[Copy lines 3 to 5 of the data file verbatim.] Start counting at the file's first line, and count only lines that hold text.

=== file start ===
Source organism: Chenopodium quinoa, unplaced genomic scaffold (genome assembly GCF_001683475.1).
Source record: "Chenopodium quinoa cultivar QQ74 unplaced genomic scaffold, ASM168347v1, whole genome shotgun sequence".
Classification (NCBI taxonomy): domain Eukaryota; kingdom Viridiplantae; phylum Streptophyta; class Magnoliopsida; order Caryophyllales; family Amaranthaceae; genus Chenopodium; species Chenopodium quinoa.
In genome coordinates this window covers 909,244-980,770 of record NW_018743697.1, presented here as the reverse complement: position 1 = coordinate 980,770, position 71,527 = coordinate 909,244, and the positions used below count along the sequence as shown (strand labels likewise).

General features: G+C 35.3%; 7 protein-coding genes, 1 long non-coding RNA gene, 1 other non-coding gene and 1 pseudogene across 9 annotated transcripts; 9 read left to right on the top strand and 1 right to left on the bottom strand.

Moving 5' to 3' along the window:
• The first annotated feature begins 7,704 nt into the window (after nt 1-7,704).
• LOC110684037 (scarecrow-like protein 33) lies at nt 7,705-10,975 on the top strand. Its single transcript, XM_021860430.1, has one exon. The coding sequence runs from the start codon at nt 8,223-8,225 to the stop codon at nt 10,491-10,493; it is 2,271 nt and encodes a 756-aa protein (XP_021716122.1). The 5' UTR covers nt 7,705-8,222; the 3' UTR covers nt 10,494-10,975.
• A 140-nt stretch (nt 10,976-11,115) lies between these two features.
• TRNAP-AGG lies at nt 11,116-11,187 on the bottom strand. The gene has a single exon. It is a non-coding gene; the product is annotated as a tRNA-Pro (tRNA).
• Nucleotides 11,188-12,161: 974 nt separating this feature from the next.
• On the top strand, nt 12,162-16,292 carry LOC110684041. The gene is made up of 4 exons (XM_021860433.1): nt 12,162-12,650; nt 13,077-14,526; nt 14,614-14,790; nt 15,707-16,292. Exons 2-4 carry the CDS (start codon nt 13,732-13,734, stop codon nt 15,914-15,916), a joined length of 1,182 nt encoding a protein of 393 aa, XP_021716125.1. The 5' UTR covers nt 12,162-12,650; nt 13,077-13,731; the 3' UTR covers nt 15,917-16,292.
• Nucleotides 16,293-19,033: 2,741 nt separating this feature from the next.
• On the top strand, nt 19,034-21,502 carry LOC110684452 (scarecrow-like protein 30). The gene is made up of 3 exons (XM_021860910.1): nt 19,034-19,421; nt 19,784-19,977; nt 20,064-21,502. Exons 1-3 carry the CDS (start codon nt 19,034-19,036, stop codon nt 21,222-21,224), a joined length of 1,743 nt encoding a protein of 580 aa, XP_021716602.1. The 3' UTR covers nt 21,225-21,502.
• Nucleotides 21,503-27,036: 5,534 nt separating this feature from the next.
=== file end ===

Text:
Classification (NCBI taxonomy): domain Eukaryota; kingdom Viridiplantae; phylum Streptophyta; class Magnoliopsida; order Caryophyllales; family Amaranthaceae; genus Chenopodium; species Chenopodium quinoa.
In genome coordinates this window covers 909,244-980,770 of record NW_018743697.1, presented here as the reverse complement: position 1 = coordinate 980,770, position 71,527 = coordinate 909,244, and the positions used below count along the sequence as shown (strand labels likewise).

General features: G+C 35.3%; 7 protein-coding genes, 1 long non-coding RNA gene, 1 other non-coding gene and 1 pseudogene across 9 annotated transcripts; 9 read left to right on the top strand and 1 right to left on the bottom strand.